In my novel “The Greeley Stain”, Marvin Greeley is plagued by three horrific problems:
- His beloved brother committed a school shooting then ended his own life, leaving Marvin lost, bewildered, grief-stricken, and ashamed.
- After moving to Pennsylvania–pretty much against his will–he suffers a debilitating head injury
- Once able to attend school, he must deal with being “different” because of the injury, all while worrying the kids at his new school will discover who he really is.
Marvin’s remaining family members are each devastated in their own ways over the loss of their brother/son. Marvin’s life is further disrupted by the dysfunctional ways the others handle the loss. Hope appears in the form of Elena Whitfield, an aunt in Pennsylvania Marvin didn’t know he had. And through Elena, Marvin learns he has a grandmother. He has fantasized about having grandparents for many years, but assumed they were dead. His most profound hope is that Grandma–the politically powerful Nancy Schellheimer–will provide him with love, acceptance, and a new sense of family.
Marvin learns his new Pennsylvania home is within walking distance of the Appalachian Trail. His cousin takes him to the trail and he immediately feels a reconnection to Tennessee when he first sets foot on it. Throughout the story, Marvin turns to the trail and the surrounding neighborhoods to find solace and comfort.
As I was formulating the trail scenes, I drew on my experience hiking in the Smokey Mountains. While hiking to Chimney Tops, I noticed a sign for the Road Prong Trail, which leads to the Appalachian Trail. In 1999, I dated a hiker who introduced me to the AT on top of Peter’s Mountain and in St. Anthony’s Wilderness in Pennsylvania. I joined the Susquehanna Appalachian Trail Club (SATC). The relationship with the hiker didn’t last, but my interest in it stayed alive. For a while, anyway. Over time, new interests came along and hiking went on the backburner.
When creating Marvin, I decided to give him a desire to take long walks to deal with his stress, and I remembered the AT. Using Google Maps, I found the AT as it meanders through Central Pennsylvania. The novel is set in Carlisle, so I focused on the Cumberland Valley. I formed a “mental aggregate” of the neighborhoods and sites in the valley and mashed them together with the AT. I described the AT scenes and neighborhoods based on satellite images.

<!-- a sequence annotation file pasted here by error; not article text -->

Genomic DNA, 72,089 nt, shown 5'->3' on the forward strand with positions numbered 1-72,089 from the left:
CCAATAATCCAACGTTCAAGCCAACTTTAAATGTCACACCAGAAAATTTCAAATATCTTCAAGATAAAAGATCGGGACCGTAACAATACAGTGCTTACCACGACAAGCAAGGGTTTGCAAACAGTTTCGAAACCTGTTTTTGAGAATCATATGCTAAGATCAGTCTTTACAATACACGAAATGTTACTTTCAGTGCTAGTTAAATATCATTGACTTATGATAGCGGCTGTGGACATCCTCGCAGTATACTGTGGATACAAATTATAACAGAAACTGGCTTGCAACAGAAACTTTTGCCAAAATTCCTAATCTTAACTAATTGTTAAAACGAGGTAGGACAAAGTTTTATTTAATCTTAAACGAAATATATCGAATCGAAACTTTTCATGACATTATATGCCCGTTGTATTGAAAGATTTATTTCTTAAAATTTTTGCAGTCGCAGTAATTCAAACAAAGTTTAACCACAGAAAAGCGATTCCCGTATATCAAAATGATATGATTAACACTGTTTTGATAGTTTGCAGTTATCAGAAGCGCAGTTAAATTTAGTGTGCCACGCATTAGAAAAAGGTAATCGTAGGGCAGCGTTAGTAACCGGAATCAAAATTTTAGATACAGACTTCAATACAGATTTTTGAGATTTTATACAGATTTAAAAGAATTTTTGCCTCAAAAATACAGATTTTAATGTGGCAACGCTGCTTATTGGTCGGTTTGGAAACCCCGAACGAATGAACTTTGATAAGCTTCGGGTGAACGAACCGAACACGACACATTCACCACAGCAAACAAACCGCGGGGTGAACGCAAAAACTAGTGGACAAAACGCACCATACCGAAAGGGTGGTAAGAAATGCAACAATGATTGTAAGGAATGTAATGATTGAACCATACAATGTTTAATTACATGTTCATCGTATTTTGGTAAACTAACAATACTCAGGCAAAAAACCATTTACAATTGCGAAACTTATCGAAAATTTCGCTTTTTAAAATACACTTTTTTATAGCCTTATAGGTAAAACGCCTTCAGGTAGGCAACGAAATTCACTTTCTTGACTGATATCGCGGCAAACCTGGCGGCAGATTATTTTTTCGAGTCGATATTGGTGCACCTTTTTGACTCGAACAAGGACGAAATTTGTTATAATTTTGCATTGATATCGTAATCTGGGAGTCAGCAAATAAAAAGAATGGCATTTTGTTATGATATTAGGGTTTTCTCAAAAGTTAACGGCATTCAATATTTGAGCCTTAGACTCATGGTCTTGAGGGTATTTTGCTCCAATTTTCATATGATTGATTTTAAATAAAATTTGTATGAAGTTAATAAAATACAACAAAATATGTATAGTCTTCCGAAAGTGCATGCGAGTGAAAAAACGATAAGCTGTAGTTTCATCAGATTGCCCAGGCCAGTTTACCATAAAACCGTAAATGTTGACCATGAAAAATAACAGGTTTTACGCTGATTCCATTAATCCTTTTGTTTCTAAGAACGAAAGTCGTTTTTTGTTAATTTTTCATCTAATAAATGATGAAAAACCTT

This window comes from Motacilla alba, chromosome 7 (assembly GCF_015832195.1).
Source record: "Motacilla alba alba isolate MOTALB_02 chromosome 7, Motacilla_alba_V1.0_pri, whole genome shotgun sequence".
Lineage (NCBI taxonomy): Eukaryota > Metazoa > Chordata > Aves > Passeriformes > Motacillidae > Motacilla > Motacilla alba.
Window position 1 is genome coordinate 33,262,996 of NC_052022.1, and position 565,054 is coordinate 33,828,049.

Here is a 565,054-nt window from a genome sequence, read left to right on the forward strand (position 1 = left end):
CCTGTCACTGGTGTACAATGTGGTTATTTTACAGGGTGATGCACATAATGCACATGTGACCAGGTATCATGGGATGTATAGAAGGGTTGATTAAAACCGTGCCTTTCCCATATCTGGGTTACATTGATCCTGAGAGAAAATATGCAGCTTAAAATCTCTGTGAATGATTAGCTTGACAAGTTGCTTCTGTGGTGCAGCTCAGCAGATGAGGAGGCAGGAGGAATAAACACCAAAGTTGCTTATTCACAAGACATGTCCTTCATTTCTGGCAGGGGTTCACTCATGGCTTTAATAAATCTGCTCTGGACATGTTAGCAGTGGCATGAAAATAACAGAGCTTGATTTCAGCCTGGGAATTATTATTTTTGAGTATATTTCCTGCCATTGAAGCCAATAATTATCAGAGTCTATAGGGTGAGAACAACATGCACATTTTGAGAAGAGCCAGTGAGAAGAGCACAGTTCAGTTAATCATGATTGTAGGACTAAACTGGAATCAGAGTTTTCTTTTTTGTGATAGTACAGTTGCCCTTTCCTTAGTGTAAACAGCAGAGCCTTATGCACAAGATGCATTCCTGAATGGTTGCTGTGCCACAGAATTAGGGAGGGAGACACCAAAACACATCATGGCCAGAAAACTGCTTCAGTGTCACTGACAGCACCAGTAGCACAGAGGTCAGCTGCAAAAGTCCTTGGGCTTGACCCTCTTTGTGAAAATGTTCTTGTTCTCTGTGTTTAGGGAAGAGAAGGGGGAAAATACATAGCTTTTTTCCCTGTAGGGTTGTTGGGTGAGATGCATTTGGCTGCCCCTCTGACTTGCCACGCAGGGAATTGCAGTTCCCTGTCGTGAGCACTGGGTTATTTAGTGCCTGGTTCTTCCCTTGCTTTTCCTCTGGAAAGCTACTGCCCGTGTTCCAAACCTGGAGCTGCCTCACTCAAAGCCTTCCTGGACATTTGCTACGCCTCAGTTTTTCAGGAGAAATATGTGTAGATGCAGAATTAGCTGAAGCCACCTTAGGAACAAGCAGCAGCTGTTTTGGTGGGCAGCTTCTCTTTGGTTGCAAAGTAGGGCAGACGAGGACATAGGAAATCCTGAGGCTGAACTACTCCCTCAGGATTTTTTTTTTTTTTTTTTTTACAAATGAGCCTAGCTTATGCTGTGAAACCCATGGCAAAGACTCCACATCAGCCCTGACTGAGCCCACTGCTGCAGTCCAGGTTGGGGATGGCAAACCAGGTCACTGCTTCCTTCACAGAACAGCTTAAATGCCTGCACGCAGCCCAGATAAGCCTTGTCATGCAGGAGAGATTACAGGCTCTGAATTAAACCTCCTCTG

Then one day I came to the obvious conclusion that it might be better to actually walk on the AT myself and look at things as hikers see them rather than “guess” based on satellite images. Satellite images don’t tell you about the feel of the trail, the rocks and roots and sounds and smells and beauty and dangers. They don’t allow you to interact with other hikers, to describe them or to dabble in “hiking culture”.
So I decided, like Marvin, to set foot on the path. I rejoined the SATC and started going on group hikes. I immediately remembered my love of hiking and the physical challenge that comes with it. Like Marvin’s brother Larry and his methamphetamine abuse, I was smitten the first time I hit the trail. I found other local hiking groups, one of which hosts evening hikes through the very regions I imagined in my story. And when November came, I could “see what Marvin saw” the first time he went to the trail by himself.
Hiking has proven to be a great way to exercise, ease stress, and meet people. What began as “novel research” has become a huge part of my life. Before I rediscovered hiking, I had done many marathons and half marathons, on pavement. These races took me to interesting places and were a way of always keeping a goal in front of myself.
A few days after Christmas, I saw a runner’s Facebook post about a “1000 Miles in 2016” challenge and decided to join. The miles can be gathered by any means, as long as your feet are on the ground. Hiking miles will count. I hope to reach this new goal by hiking and road/track racing. I will even hike the 1000 Steps in Mount Union…again (the toughest hike I’ve done to date). Or the steps from Duncannon up to Hawk Rock. Or wherever.
I had no clue when writing about Marvin Greeley and the AT that I would be so deep into the Central Pennsylvania hiking scene six months later, or that I would be attempting a crazy fitness challenge. The trail is instrumental in Marvin’s recovery. Perhaps it will somehow heal me too.